APT reports

The Madi Campaign – Part II

In our previous blogpost, we discussed the Madi campaign, uncovered through joint research with our partner Seculert (http://blog.seculert.com/2012/07/mahdi-cyberwar-savior.html).

In this blogpost, we will continue our analysis with information on the Madi infrastructure, communications, data collection, and victims.

The Madi infrastructure performs its surveillance operations and communications with a simple implementation as well. Five command and control (C2) web servers are currently up and running Microsoft IIS v7.0 web server along with exposed Microsoft Terminal service for RDP access, all maintaining identical copies of the custom, C# server manager software. These servers also act as the stolen data drops. The stolen data seems to be poorly organized on the server side, requiring multiple operators to log in and investigate the data per each of the compromised systems that they are managing over time.

The services at these IP addresses have been cycled through by the operators for unknown reasons. There does not appear to be a pattern to which malware reports to which server just yet. According to sinkhole data and other reliable sources, the approximate locations of Madi victims are distributed mainly within the Middle East, but some are scattered lightly throughout the US and EU. It seems that some of the victims are professionals and academia (both students and staff) running laptops infected with the Madi spyware, travelling throughout the world:

Here is an approximate global map representing the approximate location of Madi victims, dependent on GeoIP data. While the overwhelming percentage of Madi victims in the middle east is not best visualized in this graphic, it helps to understand the Madi reach:

Some related domains not under our sinkhole were quickly sinkholed by other security groups the day after our post. But the problem with the timing and approach by these newcomers is that the spyware and downloaders currently active do not “speak” with those domains, for the most part. Instead, they speak directly with the web servers running according to their hard-coded IP addresses, avoiding any DNS name resolution. To help with this process, the malware authors built update functionality into the downloaders. If they were switching their pool of infected systems to another domain or IP address, a Madi downloader or infostealer would communicate with its assigned C2 server and then retrieve the IP or domain of its new C2, store the new locator in a plain text file on the drive, and then switch over and begin communicating with the new C2. This approach also seems crude in comparison to other resilient cybercrime infrastructure.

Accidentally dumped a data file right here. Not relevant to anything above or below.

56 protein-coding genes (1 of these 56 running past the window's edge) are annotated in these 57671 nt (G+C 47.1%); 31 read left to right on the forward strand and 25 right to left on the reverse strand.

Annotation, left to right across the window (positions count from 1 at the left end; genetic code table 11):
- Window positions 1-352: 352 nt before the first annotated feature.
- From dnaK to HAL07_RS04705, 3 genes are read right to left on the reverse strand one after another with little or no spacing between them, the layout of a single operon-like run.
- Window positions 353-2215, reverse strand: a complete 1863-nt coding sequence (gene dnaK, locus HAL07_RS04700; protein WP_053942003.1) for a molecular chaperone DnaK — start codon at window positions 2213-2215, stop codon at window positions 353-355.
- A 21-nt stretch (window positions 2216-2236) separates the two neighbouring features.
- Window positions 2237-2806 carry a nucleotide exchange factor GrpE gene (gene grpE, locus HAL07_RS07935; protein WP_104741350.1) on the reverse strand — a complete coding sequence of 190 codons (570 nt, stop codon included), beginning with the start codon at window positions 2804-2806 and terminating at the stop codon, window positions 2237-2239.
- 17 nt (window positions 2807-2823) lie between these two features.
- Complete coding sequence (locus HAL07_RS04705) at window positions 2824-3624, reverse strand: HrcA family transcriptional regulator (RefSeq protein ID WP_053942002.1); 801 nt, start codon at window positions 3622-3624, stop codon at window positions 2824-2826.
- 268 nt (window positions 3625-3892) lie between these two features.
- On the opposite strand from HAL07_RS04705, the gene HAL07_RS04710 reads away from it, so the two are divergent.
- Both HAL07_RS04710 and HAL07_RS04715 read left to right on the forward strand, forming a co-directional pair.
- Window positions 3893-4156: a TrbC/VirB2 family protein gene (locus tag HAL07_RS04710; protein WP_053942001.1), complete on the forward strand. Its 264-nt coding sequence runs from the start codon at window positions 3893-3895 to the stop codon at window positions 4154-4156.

When source IP addresses are examined from systems checking in to the C2 by hand and matched up with their ASN, the most activity is clearly coming from within Iran:

Iran 84%

Pakistan 6%

US 3%

IL 1%

UAE <1%

Saudi Arabia <1%

We distributed the largest collection of related samples so far to multiple vendors and incident response handlers. Only a couple of vendors have responded in kind with only a few binaries that are new to our collection. Accordingly, these numbers are the most accurate that research has to offer at this point, even as new Madi samples are uploaded to our backend services:

C2 locators hard-coded into Madi downloaders

A timeline of new activity can be scoped out for the group, with the greatest number of related downloaders created by the developers in December 2011, Feb and March of 2012, followed by June of 2012. Also, the oldest Madi trojan currently in the collection was created in Sept. 2011, most likely during the testing phase of the project. The domain that it reports to was created on August 10, 2011.

This information tends to make sense, as other researchers discussed privately that spear-phishing campaign volumes appeared to be heaviest in February 2012, but this information was collected from the targets outside of Iran. We don-t know about any sort of activity intensity timeline within Iran, although the trends above may help inform those questions.

We also know that the infostealers are a much smaller pool of code, and were released on a separate timeline. We have discovered five months in which the Madi infostealers were created, and the matching URL that they communicated with for instructions and to upload victim screenshots, keylogged data, stolen documents and contracts:

In addition to the information we presented here, our partner Seculert posted their own analysis of the Madi C2 infrastructure here: http://blog.seculert.com/2012/07/mahdi-numbers-and-flame-connection.html.

Note: On July 25, we received a new variant of Madi which connects to a new C2 server in Canada. We are still investigating it and the data from this post does not include this new C2 server.

The Madi Campaign – Part II

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